To me its an example of over-engineering. Floyd hasn't been in the spotlight for a decade (or two) and I believe he was left alone with his thoughts for too long. Only to emerge with the "greatest tremolo ever" but with the most limitations. To me, its exactly like inventing the world's first car that drives itself, using GPS. The only problem is that in order for it to work, everyone must have one. I'm speaking of the special strings, by the way. I can't stand that part of it. You mean to tell me that if I'm out of town and need a string I'm at the mercy of the local store to carry strings for a bridge nobody has?
By the way, I saw one on a BC Rich, and it looked okay. So I'm not beefing about the design, just the audacity of someone to say I'm going to design a bridge and you string makers have to change the way you do things. And to expect a string maker to pre-bullet the ends to within a fine tuner range is crazy in my opinion. He admitted it was, and he had a miserable time getting the right string. Why not a guitar with the speedloading bridge, but some sort of pinch lock on the other side so I could use regular strings if I wanted to? Like Steinberger has their double ball ends, but some copies, including Ibanez, could lock a plain string in there if necessary.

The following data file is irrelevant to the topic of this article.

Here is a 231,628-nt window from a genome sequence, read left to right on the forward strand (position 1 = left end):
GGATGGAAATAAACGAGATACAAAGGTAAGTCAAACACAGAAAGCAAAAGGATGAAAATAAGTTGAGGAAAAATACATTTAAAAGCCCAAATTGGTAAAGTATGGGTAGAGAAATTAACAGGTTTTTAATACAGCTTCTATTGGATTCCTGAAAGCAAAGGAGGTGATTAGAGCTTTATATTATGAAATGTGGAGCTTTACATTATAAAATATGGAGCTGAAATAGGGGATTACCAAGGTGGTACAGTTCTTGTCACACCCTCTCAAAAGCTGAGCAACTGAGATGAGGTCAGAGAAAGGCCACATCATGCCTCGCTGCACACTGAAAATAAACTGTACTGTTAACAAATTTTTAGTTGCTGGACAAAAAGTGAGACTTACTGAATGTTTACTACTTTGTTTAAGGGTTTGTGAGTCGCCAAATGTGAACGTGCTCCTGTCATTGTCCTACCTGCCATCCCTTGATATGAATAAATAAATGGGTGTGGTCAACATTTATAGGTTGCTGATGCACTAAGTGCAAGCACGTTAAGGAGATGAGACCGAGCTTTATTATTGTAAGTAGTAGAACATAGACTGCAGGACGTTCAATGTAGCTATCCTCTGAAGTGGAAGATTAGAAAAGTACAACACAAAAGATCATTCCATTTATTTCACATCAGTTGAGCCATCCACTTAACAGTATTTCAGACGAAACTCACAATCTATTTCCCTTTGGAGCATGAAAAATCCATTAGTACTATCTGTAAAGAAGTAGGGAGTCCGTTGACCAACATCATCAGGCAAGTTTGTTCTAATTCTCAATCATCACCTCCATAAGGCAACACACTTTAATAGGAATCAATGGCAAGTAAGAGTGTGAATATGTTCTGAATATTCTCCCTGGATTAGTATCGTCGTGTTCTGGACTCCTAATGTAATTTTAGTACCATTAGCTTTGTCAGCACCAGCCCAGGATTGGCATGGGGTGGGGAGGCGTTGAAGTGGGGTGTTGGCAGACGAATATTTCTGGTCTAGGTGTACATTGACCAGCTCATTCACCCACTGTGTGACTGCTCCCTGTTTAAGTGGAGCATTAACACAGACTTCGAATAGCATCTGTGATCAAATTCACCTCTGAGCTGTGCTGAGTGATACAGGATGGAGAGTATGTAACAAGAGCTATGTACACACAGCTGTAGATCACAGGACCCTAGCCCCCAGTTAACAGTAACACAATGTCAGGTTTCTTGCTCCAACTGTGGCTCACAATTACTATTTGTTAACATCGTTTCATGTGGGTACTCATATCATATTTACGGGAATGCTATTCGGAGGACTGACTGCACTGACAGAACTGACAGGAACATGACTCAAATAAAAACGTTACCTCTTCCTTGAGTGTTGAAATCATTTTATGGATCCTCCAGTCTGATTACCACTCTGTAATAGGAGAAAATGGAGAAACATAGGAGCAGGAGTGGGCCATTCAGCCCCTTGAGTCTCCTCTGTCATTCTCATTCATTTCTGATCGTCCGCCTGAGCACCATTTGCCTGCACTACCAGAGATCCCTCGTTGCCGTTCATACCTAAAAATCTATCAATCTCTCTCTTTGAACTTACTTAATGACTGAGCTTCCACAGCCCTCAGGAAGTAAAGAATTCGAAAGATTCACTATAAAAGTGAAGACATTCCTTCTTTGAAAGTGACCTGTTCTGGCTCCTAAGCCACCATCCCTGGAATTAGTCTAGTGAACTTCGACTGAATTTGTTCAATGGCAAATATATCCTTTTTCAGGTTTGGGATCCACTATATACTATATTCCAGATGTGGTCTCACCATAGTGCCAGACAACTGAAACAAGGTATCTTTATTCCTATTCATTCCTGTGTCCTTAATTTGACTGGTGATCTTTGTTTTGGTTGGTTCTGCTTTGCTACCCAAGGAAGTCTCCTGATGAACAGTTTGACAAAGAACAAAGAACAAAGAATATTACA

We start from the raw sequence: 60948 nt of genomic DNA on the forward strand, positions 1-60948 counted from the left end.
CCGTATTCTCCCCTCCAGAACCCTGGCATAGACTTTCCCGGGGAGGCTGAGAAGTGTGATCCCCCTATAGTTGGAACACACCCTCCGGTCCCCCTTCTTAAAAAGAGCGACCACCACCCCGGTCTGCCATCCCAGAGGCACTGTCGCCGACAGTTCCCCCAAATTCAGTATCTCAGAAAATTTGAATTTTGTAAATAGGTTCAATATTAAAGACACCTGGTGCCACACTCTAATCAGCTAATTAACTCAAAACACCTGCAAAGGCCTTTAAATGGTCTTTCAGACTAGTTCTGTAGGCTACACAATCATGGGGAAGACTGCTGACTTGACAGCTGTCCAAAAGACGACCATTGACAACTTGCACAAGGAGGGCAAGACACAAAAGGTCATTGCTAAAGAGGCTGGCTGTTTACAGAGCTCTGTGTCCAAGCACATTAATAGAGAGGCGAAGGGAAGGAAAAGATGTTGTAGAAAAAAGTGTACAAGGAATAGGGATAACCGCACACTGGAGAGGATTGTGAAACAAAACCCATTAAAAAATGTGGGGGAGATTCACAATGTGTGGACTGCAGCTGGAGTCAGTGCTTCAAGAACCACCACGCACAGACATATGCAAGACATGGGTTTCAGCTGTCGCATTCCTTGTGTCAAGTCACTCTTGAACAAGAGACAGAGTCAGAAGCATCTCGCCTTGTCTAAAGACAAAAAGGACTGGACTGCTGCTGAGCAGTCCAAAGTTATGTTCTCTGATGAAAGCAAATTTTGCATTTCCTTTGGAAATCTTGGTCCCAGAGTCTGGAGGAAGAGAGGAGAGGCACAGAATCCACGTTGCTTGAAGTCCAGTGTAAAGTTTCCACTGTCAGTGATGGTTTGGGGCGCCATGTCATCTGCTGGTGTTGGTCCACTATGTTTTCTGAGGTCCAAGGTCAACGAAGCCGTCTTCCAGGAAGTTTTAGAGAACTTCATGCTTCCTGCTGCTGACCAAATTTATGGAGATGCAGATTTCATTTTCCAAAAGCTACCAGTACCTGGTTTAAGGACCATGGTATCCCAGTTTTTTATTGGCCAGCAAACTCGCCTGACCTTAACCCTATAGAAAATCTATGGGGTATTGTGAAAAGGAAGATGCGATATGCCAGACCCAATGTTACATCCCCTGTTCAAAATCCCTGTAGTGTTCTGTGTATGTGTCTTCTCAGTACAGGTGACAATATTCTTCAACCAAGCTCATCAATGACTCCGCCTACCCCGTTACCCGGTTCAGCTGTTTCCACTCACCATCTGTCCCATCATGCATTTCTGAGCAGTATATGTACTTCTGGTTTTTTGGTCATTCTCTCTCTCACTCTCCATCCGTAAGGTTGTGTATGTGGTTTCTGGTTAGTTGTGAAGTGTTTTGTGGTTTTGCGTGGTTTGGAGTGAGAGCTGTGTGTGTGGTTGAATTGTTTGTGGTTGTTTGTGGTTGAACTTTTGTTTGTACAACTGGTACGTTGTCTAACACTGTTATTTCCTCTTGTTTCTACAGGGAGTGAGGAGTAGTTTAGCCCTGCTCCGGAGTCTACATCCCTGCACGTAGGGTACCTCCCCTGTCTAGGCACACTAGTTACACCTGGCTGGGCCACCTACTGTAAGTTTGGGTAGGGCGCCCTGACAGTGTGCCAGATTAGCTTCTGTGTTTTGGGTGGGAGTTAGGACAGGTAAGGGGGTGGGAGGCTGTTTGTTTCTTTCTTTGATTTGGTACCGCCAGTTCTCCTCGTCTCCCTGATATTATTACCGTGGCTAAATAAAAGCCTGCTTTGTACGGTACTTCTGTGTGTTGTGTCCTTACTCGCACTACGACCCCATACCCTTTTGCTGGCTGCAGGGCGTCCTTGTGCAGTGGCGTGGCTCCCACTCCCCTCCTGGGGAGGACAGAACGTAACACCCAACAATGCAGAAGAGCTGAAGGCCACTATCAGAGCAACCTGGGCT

The whole thing upsets me from the standpoint of designing something that may be the best of its kind, but tries to force the hand of the industry. I like a string with a ball end on one side and a tuning mechanism on the other. Absent the ball, I like a locking trem.
Here's a good idea, make the speedloader to accept a bullet on the trem side, but on the neck side, just pull the string through finger tight, lock it, and snap the bridge saddle back. Rig it so that normal finger tension is enough to bring the string into tuning range when snapped back. Now everyone's happy. Even a speedloader bridge with locking tuners for speed would be fine too. Then you could just put the bullet in, lock the tuner, and go.